InnovatioCuris Foundation of Healthcare & Excellence (ICFHE) and IIT-Delhi jointly hosted a panel discussion on Medical IoT: Future of connected health, as an emerging development area. Below is a journalistic account of discussions and decisions made during the Innovators’ club meeting held on Saturday, 2 March 2019.
Dr. V K Singh, InnovatioCuris is working towards healthcare disruptions in India to help reduce the healthcare delivery cost. Since the medical space is growing rapidly from 20 million markets to 70 million by 2025, describing a business opportunity for the younger ones and existing players of the Internet of Medical Things (IoMT), insisted on mastering the technology instead of technology mastering us!
Our inaugural speaker Dr. Partha Dey of IBM emphasized the importance of rapidly growing medical space in the next 5 to 7 years (million to billion to trillion) and that the numbers are promising. The question “Is there anything we can do to get our pie of the share from that increasing number?” Connecting internally (institution/hospitals) and with the outer world, there are two aspects. He went on to highlight a concern that connected health should be targeting illness rather than wellness. Illness market would have a better opportunity and that’s a fact of life.
Integration of many devices also causes a problem in the implementation of IoT in healthcare. The reasons can be many.One of them is that the medical stakeholders do not have any consensus regarding the consent, generation, storage and transmission of data. But IoT changes the way!
The need to change the way of delivering care/service should be our priority. A paradigm shift in the way of offering services through connected health services and emphasizing that privacy and security concerns are of utmost importance when it comes to connected health. Responsibility and accountability after acquiring data are very important. The question is how to analyze the data and get actionable insight. Analytics and IoT should be considered together for actionable insight. The challenge of interoperability has turned up with an increase in the number of devices being used.
Trends and Opportunities of Medical IoT
IoT or Internet of Things is not new, but it has been gaining traction at a very high pace. Since the inception of the word IoT, there has been an ongoing conversation about how it might change healthcare, improve patient safety, affordability and accessibility for patients.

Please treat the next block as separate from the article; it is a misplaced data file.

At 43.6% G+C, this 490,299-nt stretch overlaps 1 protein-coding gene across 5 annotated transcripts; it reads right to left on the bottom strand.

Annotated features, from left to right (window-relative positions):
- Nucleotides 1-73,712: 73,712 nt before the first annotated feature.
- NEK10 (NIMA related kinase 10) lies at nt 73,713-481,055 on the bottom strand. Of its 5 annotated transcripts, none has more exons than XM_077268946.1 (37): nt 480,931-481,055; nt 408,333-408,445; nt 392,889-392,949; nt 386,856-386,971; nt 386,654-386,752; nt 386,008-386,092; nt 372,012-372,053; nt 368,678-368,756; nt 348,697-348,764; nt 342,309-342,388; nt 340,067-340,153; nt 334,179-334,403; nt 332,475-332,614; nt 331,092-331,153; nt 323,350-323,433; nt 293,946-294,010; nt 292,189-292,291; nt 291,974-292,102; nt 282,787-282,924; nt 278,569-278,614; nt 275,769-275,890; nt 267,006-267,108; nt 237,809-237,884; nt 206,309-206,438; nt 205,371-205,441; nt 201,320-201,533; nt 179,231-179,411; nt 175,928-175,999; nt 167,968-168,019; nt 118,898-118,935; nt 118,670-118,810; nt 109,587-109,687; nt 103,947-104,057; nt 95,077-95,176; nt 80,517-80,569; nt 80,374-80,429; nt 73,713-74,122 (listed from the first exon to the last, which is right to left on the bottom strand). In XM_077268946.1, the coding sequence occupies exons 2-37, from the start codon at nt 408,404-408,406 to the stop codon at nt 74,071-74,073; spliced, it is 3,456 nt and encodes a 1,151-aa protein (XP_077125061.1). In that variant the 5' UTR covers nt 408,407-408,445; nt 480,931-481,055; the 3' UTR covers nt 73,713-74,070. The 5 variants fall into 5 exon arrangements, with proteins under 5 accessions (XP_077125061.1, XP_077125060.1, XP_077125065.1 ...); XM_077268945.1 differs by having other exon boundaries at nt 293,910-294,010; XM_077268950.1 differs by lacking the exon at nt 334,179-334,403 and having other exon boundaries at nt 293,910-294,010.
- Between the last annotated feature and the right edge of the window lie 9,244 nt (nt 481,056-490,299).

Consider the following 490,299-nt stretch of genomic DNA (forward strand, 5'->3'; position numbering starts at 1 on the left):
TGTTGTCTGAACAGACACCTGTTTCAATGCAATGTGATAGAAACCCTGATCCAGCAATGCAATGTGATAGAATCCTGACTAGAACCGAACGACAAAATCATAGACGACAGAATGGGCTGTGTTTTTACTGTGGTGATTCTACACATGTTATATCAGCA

Healthcare in India has a huge potential in terms of IoMT or medical IoT solutions. There will always be challenges and opportunities in this sector. Connected health is contributing towards the growth in space of IoT, but is lagging behind many other connected sectors.
One of the key challenges in developing the algorithm for medical devices such as CT scans and X-rays. Application of artificial intelligence and machine learning in healthcare should be cautiously done because in case of a CT scan if we miss a module it has life risk and hence should be used carefully and should be a well-validated clinical algorithm.
Since the infant mortality rate in India is twice the rest of the world, and that is certainly alarming as the bottom of the pyramid is affected; there is a company which focuses on the mortality rate of low weight birth babies. They have come up with developing a bracelet which diagnoses hypothermia in low birth weight babies. This was a very simple and innovative device, but then they analyzed the intermissions they can work on and came up with baby cradle. The main challenges to develop and design such a product is to cope with the cost factor and the startups definitely need funds to develop such a technology.
The goal of connected health is not just early identification of health issues, but also effective patient care and safety. Today IoT platforms support integration of medical devices and wearables. The need for security is as important as when it comes to IoT and accessing healthcare data and strengthening advocacy for connected health.
Things change very rapidly and in very small time, and IoT is taking shape with it. But who will fund the cost of development/ Can government help the industry in making such policies?
Business Models of Successful IOMT in India and Challenges
The IoT healthcare business strategy is not yet robust because it involves a set of elements with new requirements such as new operational processes and policies, new infrastructure systems, distributed target customers and transformed organizational structures. Therefore, there is a need for a new business model. The IoT technology opens a new dimension of business opportunities for healthcare companies and the IoT platform becomes a key artifact in this transformation. Early movers who are taking a proactive approach to establishing their IoT healthcare ecosystem will tap into new business models. In this part of the business model, the panel discussed the basis of pricing and the way of charging for a product or service. Besides this, the panel also discussed the ways of revenue generation.
While there are many benefits of the Internet of things in healthcare, it isn’t without its challenges. As with any new technology in healthcare, hospital and IT executives are concerned about data security and IoT device management. What are the potential barriers to IoT adoption and how healthcare IT can overcome those obstacles?